PARENTS + FAMILIES
Relationship tips for new parents
Becoming a parent is probably one of the biggest changes to any relationship since you and your partner first got together.
It is a period of transition as new dimensions are added to your relationship and your own individual lives.
Focusing on your little bundle of joy is only natural. New parents can, however, end up neglecting each other in the whirlwind of dirty nappies and sleepless nights.
But it is important for all of you – including your new baby – that the relationship responsible for creating your little marvel remains strong, loving and secure.
To help first time parents do that we have pulled together our Relationship Tips for New Parents as a guide to keeping your relationship happy and healthy.
- Families come in all shapes and sizes
- Ships that pass in the night
- Baby love
- Ups and downs
- Sex after childbirth
- Babies are expensive
- Looking after your baby
- What’s my name?
- Relationship problems
- Stressful times
- Making time to talk and listen
If you are worried about becoming a new parent or struggling in the early days, counselling can offer a safe environment in which to explore the issues you are facing as a couple and as new parents. Offering the opportunity to gain a clearer understanding and work on strategies to help you both cope.
To find out more freephone 0808 802 2088 during our opening hours or complete an enquiry form.
Families come in all shapes and sizes
Families come in all shapes and sizes. Whatever your family looks like, a new baby will mean change for everyone.
Take time to introduce children to their new sibling or step-sibling.
Ships that pass in the night
In the early days when you are both tired, you spend time taking turns to look after your new baby and giving each other a break to sleep, shower, etc.
Be careful that this doesn’t develop into your pattern – you need quality time together as adults, and as a couple.
The intensity of the love you feel for your new baby might feel greater than the love you have for your partner.
This is normal – you haven’t fallen out of love with your partner, it’s just your body’s way of helping you connect with your baby.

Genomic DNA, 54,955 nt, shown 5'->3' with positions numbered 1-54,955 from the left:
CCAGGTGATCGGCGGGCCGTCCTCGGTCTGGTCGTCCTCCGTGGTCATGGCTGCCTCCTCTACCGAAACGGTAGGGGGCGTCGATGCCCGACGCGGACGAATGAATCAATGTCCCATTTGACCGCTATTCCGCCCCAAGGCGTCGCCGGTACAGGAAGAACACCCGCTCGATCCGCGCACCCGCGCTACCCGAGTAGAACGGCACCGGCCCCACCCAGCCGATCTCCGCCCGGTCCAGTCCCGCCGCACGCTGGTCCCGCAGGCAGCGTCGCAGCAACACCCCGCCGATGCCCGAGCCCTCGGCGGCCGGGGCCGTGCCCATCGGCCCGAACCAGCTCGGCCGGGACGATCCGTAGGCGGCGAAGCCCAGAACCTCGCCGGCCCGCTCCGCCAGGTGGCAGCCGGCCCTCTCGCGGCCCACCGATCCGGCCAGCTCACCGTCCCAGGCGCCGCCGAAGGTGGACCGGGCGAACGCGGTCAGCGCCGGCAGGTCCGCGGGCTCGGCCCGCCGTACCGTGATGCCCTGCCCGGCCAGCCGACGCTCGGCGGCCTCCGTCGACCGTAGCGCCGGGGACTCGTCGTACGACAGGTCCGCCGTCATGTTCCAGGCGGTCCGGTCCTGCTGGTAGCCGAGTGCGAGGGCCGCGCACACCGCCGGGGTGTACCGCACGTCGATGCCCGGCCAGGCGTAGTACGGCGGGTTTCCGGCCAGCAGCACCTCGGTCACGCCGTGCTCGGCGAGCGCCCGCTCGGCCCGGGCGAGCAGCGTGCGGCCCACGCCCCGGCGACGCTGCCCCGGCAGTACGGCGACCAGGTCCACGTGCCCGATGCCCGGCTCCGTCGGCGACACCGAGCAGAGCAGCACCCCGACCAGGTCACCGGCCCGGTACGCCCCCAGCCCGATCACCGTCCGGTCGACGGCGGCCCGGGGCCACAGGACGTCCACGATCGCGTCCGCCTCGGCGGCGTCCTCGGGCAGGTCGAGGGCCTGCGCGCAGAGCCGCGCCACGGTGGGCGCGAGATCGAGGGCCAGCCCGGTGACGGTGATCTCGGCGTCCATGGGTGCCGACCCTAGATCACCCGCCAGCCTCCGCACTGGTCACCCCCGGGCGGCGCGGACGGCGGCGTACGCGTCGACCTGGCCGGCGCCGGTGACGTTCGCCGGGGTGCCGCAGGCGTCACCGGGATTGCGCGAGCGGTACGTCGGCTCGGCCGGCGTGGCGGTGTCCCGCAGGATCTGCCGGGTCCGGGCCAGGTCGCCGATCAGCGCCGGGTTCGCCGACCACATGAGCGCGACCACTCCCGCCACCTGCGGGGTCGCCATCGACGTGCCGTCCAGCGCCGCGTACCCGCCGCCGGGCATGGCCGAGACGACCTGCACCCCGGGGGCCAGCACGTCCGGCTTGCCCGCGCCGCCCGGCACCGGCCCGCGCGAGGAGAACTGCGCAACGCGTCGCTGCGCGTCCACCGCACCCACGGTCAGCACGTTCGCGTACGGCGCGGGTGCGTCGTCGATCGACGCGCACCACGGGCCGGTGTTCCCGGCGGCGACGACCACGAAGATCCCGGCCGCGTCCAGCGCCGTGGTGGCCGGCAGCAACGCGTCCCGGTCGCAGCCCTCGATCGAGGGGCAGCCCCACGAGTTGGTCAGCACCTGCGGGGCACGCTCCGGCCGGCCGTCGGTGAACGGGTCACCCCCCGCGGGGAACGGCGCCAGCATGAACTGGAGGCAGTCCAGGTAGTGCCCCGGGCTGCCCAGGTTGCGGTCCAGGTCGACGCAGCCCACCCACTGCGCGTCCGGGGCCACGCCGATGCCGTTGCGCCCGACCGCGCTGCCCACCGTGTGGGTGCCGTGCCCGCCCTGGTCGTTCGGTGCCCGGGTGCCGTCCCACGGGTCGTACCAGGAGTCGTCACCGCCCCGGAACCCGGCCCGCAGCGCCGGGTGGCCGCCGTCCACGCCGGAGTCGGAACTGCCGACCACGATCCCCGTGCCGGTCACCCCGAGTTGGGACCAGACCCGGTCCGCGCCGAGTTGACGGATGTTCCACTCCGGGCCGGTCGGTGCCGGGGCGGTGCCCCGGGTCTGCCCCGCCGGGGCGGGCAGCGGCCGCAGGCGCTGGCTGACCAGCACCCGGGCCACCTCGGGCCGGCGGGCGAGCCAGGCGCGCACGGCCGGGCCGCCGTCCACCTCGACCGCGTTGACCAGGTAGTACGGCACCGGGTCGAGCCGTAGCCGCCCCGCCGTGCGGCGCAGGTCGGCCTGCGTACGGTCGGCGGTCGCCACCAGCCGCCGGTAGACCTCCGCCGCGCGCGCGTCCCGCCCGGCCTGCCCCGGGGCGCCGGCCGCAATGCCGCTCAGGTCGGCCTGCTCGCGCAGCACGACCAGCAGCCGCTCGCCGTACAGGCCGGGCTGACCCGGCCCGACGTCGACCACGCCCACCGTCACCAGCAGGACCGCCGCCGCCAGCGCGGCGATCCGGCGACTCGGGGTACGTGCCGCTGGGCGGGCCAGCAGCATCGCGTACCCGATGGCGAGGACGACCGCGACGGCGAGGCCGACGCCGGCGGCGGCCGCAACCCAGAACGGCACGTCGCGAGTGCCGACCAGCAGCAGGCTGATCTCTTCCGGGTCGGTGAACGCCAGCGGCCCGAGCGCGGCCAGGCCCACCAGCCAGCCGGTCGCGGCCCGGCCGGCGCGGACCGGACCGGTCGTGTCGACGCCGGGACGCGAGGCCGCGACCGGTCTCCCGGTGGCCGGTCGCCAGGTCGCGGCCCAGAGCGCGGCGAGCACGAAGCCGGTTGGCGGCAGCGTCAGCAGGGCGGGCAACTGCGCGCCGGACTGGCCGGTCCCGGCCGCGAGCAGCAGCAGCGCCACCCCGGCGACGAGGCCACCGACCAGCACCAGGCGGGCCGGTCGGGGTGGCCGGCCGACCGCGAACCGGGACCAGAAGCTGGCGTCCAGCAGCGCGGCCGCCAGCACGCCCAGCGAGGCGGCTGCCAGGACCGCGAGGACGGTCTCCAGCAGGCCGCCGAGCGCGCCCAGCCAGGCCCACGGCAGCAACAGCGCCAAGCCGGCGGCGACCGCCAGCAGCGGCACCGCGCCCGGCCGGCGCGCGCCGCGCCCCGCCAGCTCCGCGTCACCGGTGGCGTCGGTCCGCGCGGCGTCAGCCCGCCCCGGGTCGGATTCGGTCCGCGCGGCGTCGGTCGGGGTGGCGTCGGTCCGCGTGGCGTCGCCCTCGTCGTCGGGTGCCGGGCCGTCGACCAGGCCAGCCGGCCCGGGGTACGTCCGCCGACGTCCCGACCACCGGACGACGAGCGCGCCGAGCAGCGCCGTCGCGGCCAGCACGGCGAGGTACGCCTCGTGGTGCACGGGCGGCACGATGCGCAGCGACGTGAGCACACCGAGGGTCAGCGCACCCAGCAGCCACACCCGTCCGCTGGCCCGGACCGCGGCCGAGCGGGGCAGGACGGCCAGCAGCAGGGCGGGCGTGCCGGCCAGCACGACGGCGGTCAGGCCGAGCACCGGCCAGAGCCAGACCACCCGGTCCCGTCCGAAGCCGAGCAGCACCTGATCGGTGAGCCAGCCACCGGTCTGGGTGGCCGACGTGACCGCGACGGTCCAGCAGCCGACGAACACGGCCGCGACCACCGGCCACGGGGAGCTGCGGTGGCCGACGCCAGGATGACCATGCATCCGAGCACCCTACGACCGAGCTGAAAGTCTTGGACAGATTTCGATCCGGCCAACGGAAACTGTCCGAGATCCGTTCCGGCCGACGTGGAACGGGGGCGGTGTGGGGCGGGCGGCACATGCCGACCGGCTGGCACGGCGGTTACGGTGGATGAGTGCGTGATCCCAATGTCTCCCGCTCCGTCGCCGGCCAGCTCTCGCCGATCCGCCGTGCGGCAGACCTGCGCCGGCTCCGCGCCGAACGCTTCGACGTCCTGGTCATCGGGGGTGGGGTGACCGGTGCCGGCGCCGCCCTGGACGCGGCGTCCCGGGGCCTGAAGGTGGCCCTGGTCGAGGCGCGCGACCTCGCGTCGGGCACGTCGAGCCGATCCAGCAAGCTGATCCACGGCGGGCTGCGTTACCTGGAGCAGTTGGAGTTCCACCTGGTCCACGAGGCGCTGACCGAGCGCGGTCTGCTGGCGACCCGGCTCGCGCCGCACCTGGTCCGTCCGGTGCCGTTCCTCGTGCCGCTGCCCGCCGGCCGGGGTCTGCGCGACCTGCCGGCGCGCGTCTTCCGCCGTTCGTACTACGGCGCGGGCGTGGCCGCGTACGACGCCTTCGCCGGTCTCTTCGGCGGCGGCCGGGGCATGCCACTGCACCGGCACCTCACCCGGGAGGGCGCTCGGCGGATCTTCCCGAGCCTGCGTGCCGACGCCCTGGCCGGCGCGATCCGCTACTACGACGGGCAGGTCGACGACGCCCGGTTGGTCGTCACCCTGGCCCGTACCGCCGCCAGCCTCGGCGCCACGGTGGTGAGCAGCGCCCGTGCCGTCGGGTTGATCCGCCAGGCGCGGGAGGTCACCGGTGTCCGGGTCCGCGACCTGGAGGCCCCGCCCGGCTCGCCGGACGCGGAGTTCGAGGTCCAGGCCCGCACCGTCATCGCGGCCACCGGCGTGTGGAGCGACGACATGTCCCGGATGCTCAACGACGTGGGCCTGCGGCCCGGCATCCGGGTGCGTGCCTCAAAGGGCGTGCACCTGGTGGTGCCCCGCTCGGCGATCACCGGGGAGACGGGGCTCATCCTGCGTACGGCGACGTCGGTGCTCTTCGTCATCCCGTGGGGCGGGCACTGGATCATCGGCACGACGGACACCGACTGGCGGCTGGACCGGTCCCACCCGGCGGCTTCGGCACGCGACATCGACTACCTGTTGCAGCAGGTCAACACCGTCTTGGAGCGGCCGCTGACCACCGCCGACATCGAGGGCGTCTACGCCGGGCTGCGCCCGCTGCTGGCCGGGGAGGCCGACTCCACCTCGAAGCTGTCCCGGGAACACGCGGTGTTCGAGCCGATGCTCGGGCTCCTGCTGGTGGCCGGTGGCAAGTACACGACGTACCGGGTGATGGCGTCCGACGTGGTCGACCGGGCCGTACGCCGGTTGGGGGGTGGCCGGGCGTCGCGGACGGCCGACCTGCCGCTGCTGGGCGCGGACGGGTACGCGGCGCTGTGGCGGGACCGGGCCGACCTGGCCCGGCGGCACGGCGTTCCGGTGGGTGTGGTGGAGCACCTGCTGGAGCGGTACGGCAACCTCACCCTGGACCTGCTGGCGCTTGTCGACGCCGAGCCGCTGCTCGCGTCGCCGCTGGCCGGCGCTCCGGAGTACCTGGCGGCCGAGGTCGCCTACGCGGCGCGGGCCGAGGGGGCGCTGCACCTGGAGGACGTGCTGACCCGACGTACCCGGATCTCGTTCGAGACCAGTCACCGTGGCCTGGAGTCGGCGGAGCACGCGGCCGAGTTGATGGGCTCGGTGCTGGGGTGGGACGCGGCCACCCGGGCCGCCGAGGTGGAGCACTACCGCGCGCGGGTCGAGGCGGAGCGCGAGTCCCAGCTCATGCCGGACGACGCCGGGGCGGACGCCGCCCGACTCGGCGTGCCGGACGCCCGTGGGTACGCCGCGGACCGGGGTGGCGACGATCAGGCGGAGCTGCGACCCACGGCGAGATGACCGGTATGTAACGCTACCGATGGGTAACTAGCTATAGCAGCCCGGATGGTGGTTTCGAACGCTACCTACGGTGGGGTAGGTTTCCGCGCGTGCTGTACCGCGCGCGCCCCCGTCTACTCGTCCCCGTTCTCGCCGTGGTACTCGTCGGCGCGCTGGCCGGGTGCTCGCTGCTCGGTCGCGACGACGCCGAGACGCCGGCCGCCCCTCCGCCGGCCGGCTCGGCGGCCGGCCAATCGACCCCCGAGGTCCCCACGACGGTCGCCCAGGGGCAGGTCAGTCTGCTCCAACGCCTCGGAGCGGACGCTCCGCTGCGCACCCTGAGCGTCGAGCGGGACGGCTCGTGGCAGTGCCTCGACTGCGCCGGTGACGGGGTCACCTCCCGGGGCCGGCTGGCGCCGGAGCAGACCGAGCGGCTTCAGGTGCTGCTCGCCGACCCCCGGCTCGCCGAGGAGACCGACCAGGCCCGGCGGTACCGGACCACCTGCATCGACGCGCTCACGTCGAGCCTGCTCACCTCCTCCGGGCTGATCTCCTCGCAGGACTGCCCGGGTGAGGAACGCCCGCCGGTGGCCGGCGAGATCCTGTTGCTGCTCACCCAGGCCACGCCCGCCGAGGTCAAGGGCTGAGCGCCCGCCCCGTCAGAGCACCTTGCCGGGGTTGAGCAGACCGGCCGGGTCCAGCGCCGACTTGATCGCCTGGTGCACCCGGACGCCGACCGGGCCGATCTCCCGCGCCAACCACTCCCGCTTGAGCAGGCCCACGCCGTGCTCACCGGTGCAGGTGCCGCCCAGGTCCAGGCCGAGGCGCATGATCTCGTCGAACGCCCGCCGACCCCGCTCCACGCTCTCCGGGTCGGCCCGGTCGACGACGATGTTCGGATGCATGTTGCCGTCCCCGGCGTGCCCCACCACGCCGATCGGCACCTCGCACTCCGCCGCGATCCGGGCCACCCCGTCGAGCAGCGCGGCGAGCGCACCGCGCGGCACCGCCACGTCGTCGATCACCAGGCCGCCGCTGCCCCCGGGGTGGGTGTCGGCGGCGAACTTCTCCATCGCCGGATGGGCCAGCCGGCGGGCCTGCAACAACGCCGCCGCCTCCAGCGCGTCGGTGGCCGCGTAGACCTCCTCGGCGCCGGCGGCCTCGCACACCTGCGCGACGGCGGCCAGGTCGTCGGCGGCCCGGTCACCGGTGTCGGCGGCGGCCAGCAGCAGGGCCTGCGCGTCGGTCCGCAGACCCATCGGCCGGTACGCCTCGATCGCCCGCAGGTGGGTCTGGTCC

Ups and downs
Hormonal changes and sleep deprivation can lead to high emotions. Watch out for snapping, criticising, and blaming each other.
Be patient with each other and listen to each other’s perspective. Look out for ways to make each other feel included, less overwhelmed, and more confident.
Sex after childbirth
Give your sex life time to recover. Childbirth creates body changes and for some women, it’s a sensual experience; for others, it’s an exhausting and bruising one.
With time and patience sex will be fun again; you just might need to do a little more planning.
Babies are expensive
How can something so small cost so much? Financial pressures are a source of stress within all relationships.
Talk about what you need to buy and what can be borrowed from friends and family. Talk about your finances and how you can realistically manage your budget.
Looking after baby
There can be a change in the balance of your relationship if one person is staying at home to look after the baby.
Be sensitive, talk about how this feels, and find ways to share responsibilities.
For more tips on bringing up a baby and making your relationship work, visit our How to Bond with Your Baby page.
What’s my name?
It’s not just the inevitable post-birth memory loss! You are now Mum or Dad, but remember those times before you had your beautiful baby when you had your own identity.
Take time with each other to be yourselves – to be ‘just us’. ‘Me time’ is important but so is a healthy dose of ‘we time’.
Having a baby doesn’t change the problems which might have already existed in your relationship. If you have underlying problems in your relationship, we recommend accessing support early.
Everyone has an opinion on what to do with your baby. Enthusiastic advice can be overwhelming and sound like interference. Be clear about what you want and what your new family needs.
Making time to listen
Take time out to talk about how things have changed since your baby arrived.
People often deal differently with change and the upheaval it brings with it, and that’s OK.
Not everyone can be a ‘good talker’ but being a good listener can make all the difference.
Counselling support and free resources for new parents
For more advice for new parents, visit our free resources section or check out our weekly blog. You can also follow The Spark on Twitter and Facebook for the latest advice and tips on making the best of your relationships.
For counselling and practical support right now, speak to us about counselling on freephone 0808 802 2088 or contact us online.
Contact The Spark
Complete the online enquiry form below or freephone our team on 0808 802 0050.